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#1 Ms J

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Posted 06 December 2004 - 06:36 PM

We have the Supper thread, which covers everything from quick pasta dishes to parties, but considering all the time and effort most of us put into planning dinner parties I thought it would be worth having a separate thread to talk about what we're cooking for other people.

This weekend, in celebration of living close to a number of interesting South Londoners, having a new dinner service and inheriting a table large enough to seat more than six, I concocted a dinner party for eight. This was a brave thing to do given that my work party was the night before, so as well as losing out on prep time there was a better-than-average chance I'd be hungover on the day everyone arrived. With this in mind, I planned my menu around ROASTED MEAT, which is the simplest, lowest effort thing I can think to cook. My menu looked something like this:

Nibbles
Pistachios
Huge green Queen olives
Cured black olives with chile

Starter
Crostini 1: chickpeas, black tapanade and rosemary
Crostini 2: pesto and roasted peppers

I prefer to serve plated starters, but my starter-sized accent plates weren't in stock when our service was delivered, and therefore I have nothing to serve a plated starter ON until this Wednesday. Hence crostini, which had the virtue of being easy as well as casual. One problem: the chickpeas tasted good, but were difficult to control. I will probably be finding escaped chickpeas in all corners of my living room for days to come.

Main
Mock Porchetta a la Zuni Cafe (ish)
Fennel braised in lots of Porchetta juices
Slightly over-enthusiastically roasted parsnips
Roasted shallots
Steamed ruby chard with butter & nutmeg

I followed the recommendations given by the Zuni recipe, and although I enjoyed the flavours (lemon, caper, fennel, sage, etc) in retrospect the rolled pork shoulder was just NOT quite a voluptuous as I'd been expecting. In the future I'll try it with pork belly. (To paraphrase Homer Simpson, "Mmmm, pork belly...is there anything it can't do?") The crackling turned out well, but I thought the meat could have been more succulent. Many thanks to Vanessa, who rescued me from a mid-afternoon panic by telling me that string for tying meat is found at WH Smith in the UK rather than at a supermarket. (Ahem.)

BTW, is there anything I can do with ruby chard stalks? I have loads of them, and they look fabulous. It seems a shame to just get rid of them.

Dessert
Super-lazy warm chocolate pudding-cake a la Nigella
Tamarind ice-cream

In celebration of my new ice cream maker, I decided to make a flavour that I knew I couldn't buy. It worked well, although I think I've still yet to find the perfect insanely easy yet decadent chocolate cake recipe.

All of this was helped along by copious amounts of red wine and a bit of coffee at the end.

So that was my low-effort dinner party for eight.

Next? :D
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#2 Vanessa

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Posted 06 December 2004 - 06:55 PM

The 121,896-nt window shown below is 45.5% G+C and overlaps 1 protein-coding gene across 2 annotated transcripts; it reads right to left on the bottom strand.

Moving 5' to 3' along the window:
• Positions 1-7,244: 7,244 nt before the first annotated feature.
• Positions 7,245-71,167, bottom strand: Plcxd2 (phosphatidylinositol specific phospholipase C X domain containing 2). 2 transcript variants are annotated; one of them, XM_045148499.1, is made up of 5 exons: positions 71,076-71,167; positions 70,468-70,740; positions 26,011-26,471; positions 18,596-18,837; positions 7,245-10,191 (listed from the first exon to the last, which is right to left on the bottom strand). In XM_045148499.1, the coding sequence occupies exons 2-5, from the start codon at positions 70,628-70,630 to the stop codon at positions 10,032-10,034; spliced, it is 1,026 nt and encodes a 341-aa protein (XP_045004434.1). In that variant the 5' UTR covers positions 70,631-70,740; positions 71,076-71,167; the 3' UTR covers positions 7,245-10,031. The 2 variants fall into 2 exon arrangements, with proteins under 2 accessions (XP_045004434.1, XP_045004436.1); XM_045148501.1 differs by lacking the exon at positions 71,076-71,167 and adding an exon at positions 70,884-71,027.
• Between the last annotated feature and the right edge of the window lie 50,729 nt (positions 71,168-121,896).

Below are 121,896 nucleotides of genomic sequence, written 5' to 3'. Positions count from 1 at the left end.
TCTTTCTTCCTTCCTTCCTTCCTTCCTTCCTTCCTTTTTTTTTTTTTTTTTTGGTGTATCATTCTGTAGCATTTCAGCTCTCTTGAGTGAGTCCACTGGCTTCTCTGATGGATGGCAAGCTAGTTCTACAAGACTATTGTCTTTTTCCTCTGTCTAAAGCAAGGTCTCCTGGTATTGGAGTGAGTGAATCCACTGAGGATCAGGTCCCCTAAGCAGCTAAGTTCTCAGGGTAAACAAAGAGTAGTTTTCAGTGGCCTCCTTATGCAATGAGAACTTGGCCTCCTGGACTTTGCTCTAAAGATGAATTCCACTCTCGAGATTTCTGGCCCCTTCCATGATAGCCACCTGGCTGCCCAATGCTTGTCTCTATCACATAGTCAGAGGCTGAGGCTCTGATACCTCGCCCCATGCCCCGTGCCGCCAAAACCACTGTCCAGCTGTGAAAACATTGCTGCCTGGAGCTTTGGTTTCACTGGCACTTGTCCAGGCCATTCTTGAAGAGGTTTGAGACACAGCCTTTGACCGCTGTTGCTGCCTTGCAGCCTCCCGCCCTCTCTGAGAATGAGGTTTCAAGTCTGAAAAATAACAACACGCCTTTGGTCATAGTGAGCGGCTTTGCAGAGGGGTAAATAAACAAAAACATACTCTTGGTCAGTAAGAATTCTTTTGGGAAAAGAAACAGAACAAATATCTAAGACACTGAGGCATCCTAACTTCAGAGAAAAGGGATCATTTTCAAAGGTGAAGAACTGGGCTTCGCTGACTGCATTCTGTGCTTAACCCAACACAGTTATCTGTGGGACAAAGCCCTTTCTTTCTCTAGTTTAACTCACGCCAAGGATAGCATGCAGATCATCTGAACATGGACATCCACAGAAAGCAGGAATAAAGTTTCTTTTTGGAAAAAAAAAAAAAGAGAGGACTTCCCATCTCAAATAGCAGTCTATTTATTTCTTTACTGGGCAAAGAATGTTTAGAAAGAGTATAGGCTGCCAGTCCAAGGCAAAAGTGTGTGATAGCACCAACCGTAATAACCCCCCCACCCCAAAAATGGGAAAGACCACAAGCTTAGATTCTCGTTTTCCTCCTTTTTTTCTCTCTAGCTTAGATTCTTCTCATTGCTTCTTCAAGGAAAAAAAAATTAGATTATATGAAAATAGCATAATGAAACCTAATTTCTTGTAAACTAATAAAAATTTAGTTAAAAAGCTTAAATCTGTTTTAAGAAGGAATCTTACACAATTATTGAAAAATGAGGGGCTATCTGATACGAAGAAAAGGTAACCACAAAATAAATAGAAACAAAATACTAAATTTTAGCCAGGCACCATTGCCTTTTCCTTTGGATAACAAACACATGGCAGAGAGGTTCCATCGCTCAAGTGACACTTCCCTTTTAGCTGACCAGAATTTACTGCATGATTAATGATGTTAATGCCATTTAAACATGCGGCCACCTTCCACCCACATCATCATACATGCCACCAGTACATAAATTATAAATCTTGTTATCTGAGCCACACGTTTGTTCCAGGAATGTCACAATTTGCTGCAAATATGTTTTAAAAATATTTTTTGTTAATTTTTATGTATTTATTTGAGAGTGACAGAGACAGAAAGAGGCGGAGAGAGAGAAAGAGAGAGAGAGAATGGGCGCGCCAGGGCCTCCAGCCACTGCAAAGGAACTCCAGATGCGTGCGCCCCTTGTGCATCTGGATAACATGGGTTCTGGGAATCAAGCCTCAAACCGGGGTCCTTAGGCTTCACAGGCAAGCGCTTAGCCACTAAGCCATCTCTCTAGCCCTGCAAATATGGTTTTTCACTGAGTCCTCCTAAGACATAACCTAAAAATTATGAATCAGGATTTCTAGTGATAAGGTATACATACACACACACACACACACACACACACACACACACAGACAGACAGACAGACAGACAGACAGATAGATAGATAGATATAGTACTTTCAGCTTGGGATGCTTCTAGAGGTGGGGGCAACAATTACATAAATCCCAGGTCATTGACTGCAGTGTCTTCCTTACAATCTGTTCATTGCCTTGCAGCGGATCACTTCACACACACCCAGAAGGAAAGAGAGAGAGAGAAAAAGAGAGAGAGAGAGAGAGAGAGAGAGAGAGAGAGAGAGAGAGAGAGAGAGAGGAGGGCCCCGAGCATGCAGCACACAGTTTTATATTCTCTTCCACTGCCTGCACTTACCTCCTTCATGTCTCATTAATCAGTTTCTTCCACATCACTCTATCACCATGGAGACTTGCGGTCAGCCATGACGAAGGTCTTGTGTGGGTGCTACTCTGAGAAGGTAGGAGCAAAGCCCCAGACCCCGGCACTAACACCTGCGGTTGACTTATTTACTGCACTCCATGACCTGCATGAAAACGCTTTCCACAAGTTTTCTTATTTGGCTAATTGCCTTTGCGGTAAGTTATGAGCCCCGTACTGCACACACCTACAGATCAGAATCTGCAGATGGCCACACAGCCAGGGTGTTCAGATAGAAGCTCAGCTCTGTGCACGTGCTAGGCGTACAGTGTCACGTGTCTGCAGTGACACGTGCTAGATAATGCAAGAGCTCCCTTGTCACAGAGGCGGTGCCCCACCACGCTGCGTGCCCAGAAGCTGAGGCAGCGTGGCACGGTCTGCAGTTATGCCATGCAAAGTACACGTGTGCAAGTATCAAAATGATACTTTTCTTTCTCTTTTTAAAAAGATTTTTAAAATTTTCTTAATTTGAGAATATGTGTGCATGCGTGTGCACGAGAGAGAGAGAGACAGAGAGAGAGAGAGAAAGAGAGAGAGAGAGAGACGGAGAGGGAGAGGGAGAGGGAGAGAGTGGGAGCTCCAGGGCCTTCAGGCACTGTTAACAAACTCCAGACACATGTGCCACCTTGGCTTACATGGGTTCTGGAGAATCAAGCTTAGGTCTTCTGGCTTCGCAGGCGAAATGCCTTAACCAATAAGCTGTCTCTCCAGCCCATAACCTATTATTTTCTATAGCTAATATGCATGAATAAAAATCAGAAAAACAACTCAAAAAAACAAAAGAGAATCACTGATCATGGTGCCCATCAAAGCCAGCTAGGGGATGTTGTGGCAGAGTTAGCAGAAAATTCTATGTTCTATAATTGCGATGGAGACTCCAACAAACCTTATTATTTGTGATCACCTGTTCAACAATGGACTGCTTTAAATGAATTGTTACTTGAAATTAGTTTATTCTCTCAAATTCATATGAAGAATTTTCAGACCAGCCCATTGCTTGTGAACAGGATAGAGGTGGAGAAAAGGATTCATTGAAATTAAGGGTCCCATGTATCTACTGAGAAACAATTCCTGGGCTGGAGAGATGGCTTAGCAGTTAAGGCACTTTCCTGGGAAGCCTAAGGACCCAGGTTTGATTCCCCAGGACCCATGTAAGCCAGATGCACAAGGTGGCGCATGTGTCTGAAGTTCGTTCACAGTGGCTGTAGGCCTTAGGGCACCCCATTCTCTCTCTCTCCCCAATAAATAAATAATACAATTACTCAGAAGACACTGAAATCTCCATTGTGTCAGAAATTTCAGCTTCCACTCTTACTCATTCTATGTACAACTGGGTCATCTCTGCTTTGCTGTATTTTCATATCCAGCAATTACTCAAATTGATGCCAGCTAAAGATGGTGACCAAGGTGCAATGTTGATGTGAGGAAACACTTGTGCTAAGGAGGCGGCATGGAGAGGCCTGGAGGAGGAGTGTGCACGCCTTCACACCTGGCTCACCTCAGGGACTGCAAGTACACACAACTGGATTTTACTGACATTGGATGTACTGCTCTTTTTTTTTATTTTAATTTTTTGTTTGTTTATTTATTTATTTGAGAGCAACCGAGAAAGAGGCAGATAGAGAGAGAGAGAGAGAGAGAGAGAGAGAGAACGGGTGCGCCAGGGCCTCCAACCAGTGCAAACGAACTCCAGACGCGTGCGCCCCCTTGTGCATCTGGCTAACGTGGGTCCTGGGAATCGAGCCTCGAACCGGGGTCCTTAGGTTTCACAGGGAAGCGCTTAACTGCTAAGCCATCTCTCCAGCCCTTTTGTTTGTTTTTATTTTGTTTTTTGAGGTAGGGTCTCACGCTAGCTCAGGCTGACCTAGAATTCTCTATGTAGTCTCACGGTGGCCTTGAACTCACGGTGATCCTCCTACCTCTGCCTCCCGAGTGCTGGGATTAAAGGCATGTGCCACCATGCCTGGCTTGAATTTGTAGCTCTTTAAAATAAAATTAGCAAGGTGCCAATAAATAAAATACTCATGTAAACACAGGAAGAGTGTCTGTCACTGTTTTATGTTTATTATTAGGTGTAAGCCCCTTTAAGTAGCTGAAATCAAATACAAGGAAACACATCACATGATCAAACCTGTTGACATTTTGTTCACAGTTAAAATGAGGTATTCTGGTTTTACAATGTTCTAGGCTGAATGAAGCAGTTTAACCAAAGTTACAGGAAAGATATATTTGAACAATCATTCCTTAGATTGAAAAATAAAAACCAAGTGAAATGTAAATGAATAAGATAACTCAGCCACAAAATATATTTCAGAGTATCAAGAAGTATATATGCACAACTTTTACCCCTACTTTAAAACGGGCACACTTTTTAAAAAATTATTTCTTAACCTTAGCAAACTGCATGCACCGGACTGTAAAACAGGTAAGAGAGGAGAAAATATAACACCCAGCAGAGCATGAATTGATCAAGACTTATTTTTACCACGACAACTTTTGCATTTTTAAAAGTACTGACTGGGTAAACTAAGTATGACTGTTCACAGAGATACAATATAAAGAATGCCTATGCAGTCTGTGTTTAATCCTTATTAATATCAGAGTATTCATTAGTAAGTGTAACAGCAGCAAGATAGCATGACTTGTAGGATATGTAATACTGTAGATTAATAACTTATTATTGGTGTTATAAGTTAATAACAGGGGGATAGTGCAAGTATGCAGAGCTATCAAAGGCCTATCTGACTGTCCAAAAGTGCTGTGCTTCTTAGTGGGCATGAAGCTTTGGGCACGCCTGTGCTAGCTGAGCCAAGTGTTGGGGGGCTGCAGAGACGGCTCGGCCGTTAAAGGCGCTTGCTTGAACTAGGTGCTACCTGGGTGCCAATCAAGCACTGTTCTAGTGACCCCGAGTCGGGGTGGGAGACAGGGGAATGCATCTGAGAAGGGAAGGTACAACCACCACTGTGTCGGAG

Next, Miss J invites us over for a Fuchsia Dunlop party. The excuse used to be no space which is no longer valid :D

I did once find a recipe for chard stalks in a Marcella Hazan book - some kind of simple sauteeing and seasoning with lemon juice if I remember right. But it really didn't taste inspired. I agree, there must be a good way of using them but I haven't found it yet.

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authenticity is a fog that recedes just when you think you may be getting near it - R Schonfeld

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#3 Wilfrid1

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Posted 06 December 2004 - 06:59 PM

No cheese? :D
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#4 Daisy

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Posted 06 December 2004 - 07:03 PM

BTW, is there anything I can do with ruby chard stalks? I have loads of them, and they look fabulous. It seems a shame to just get rid of them.

You can sautee them with garlic, sprinkle with grated gruyere and run under a broiler. Not pretty but tasty. Even tastier if the sauteed stalks are mixed with a little bechamel or mornay before gratineeing.
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#5 Adam

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Posted 06 December 2004 - 07:17 PM

Chard stems can be used in a gratin, which is nice. String. I had issues with string in the UK, in the end somebody bought some back for me from Paris.

I am having a SE-Asianish themed dinner party on the weekend. For ten people, two fish eating vegetarians, one non-beef eater, one squeamish eater. After careful consideration I have decided on the following.

Starters:
Balinese Temple satay
Grilled venison in betel leaves (or mint leaves depending on betel leaf availability )
Thai fish cakes
Loaitian stuffed lemon grass
Deep fried pandanus wrapped fish

Mains:
Singapore Fish Head Curry
Malay Rendang curry (lamb I think)
Eggplant dish, lotus root dish, tofu dish, gado gado, maybe a green mango salad
Sticky rice, Jasmine rice

Dessert:
Not sure. Maybe a lemon delicious pudding with the lemon replaced by pandanus and lime flavours.

Will make the non-fish and non-salad dishes the day before, so should be able to do it all.

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#6 clb

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Posted 06 December 2004 - 07:23 PM

Mock Porchetta a la Zuni Cafe (ish)